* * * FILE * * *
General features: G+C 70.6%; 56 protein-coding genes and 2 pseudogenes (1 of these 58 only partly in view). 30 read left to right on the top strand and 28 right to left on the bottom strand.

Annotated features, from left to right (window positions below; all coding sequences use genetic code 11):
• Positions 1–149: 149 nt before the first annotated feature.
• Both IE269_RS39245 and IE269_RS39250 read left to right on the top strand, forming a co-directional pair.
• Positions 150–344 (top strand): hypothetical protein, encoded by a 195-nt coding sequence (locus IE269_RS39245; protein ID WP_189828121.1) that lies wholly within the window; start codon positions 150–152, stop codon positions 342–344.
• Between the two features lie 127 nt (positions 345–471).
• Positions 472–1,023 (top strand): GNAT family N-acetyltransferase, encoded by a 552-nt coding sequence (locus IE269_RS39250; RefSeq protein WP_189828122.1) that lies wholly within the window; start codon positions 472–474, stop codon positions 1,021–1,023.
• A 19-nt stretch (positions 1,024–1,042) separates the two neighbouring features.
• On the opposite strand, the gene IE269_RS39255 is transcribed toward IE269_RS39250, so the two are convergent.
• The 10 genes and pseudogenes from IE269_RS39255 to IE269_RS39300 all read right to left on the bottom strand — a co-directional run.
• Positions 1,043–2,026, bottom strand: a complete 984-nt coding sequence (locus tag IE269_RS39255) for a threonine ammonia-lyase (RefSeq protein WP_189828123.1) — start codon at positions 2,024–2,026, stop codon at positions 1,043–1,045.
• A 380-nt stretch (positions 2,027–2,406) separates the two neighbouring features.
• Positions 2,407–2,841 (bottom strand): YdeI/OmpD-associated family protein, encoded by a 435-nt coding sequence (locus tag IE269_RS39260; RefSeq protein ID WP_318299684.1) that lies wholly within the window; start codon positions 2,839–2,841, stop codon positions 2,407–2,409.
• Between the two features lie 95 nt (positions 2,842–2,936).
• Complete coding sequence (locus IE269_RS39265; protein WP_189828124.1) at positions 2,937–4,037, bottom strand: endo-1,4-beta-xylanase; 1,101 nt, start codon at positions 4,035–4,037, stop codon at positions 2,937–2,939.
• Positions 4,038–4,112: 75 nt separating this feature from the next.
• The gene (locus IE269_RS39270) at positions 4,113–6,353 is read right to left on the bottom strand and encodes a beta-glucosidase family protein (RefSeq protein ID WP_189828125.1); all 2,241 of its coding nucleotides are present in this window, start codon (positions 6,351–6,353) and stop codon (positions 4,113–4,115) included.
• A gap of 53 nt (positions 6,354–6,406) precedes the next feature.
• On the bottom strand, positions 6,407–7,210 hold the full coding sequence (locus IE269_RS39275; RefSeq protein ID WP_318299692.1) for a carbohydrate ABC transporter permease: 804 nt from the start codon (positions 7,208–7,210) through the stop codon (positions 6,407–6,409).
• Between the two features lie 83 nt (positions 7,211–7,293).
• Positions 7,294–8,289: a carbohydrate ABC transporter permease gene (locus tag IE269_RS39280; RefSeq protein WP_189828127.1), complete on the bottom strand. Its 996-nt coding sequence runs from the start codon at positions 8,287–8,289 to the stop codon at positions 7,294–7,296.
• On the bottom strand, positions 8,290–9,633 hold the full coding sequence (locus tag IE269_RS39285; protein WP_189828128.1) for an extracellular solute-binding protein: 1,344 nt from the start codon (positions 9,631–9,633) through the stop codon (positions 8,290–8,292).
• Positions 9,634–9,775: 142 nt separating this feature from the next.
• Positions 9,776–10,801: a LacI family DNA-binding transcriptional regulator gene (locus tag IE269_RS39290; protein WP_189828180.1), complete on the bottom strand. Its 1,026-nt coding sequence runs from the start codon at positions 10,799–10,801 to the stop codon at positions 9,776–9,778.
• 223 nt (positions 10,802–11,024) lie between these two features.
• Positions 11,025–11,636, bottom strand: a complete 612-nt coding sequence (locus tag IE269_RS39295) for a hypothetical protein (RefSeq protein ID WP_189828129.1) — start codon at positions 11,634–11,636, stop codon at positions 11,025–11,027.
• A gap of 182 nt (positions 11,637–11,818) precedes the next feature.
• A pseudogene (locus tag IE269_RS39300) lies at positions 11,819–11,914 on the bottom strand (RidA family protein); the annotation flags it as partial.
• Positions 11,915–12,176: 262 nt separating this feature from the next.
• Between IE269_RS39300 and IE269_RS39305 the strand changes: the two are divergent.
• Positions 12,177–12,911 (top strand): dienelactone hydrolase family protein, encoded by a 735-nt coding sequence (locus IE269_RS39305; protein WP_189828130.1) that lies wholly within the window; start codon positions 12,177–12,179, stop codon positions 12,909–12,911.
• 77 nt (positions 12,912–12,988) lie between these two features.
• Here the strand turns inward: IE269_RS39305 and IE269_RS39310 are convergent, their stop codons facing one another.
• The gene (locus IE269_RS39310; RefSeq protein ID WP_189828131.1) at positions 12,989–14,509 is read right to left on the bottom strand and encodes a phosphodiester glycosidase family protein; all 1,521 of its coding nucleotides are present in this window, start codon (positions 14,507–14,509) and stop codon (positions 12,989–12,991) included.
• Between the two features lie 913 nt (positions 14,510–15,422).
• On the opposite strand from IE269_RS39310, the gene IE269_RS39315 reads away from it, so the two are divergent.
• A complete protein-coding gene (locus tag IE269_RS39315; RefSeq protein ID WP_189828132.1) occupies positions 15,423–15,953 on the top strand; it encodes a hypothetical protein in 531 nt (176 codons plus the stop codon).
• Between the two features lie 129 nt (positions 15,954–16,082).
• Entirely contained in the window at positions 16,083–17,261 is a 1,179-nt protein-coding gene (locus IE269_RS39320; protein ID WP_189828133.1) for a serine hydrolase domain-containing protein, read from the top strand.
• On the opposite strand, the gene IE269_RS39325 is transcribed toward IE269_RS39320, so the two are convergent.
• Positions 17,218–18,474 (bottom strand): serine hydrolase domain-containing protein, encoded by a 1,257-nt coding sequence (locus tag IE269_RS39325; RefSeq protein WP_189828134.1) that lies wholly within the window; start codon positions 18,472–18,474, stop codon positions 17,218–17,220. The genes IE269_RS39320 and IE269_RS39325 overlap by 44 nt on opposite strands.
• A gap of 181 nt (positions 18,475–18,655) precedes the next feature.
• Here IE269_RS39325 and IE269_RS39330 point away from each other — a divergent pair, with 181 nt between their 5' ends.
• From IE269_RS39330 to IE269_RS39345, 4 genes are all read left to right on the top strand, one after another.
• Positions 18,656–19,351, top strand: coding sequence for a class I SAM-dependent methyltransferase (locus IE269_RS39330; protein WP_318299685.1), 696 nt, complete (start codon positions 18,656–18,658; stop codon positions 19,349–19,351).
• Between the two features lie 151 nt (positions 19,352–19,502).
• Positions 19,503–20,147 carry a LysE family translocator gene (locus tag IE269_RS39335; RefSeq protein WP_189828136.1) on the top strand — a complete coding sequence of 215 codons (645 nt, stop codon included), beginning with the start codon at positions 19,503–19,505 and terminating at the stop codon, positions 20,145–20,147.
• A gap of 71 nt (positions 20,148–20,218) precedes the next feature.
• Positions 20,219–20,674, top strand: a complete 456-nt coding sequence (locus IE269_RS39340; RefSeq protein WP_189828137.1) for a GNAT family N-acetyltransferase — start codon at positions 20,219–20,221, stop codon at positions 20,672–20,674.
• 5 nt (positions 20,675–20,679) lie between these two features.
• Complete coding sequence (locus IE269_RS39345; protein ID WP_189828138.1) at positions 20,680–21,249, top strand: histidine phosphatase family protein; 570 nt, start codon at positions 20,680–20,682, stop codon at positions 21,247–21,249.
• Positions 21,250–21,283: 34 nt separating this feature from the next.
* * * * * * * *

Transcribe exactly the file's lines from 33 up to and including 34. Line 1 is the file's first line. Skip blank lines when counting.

• Here the strand turns inward: IE269_RS39305 and IE269_RS39310 are convergent, their stop codons facing one another.
• The gene (locus IE269_RS39310; RefSeq protein ID WP_189828131.1) at positions 12,989–14,509 is read right to left on the bottom strand and encodes a phosphodiester glycosidase family protein; all 1,521 of its coding nucleotides are present in this window, start codon (positions 14,507–14,509) and stop codon (positions 12,989–12,991) included.